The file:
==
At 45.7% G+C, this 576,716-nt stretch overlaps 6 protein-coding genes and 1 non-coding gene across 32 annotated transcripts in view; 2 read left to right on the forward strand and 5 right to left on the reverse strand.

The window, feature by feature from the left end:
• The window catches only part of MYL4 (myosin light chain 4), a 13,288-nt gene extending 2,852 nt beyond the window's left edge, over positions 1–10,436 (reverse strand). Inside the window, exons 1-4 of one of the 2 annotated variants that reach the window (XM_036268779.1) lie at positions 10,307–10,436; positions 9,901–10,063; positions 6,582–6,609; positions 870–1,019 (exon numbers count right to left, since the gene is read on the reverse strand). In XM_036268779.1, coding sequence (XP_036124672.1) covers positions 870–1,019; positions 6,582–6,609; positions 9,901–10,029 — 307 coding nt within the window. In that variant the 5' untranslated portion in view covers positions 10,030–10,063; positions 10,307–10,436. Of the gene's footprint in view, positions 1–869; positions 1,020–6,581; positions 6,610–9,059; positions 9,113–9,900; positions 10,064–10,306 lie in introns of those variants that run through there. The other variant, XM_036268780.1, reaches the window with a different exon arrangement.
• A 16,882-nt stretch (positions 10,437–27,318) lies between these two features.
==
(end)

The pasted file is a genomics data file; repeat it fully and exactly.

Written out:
At 45.7% G+C, this 576,716-nt stretch overlaps 6 protein-coding genes and 1 non-coding gene across 32 annotated transcripts in view; 2 read left to right on the forward strand and 5 right to left on the reverse strand.

The window, feature by feature from the left end:
• The window catches only part of MYL4 (myosin light chain 4), a 13,288-nt gene extending 2,852 nt beyond the window's left edge, over positions 1–10,436 (reverse strand). Inside the window, exons 1-4 of one of the 2 annotated variants that reach the window (XM_036268779.1) lie at positions 10,307–10,436; positions 9,901–10,063; positions 6,582–6,609; positions 870–1,019 (exon numbers count right to left, since the gene is read on the reverse strand). In XM_036268779.1, coding sequence (XP_036124672.1) covers positions 870–1,019; positions 6,582–6,609; positions 9,901–10,029 — 307 coding nt within the window. In that variant the 5' untranslated portion in view covers positions 10,030–10,063; positions 10,307–10,436. Of the gene's footprint in view, positions 1–869; positions 1,020–6,581; positions 6,610–9,059; positions 9,113–9,900; positions 10,064–10,306 lie in introns of those variants that run through there. The other variant, XM_036268780.1, reaches the window with a different exon arrangement.
• A 16,882-nt stretch (positions 10,437–27,318) lies between these two features.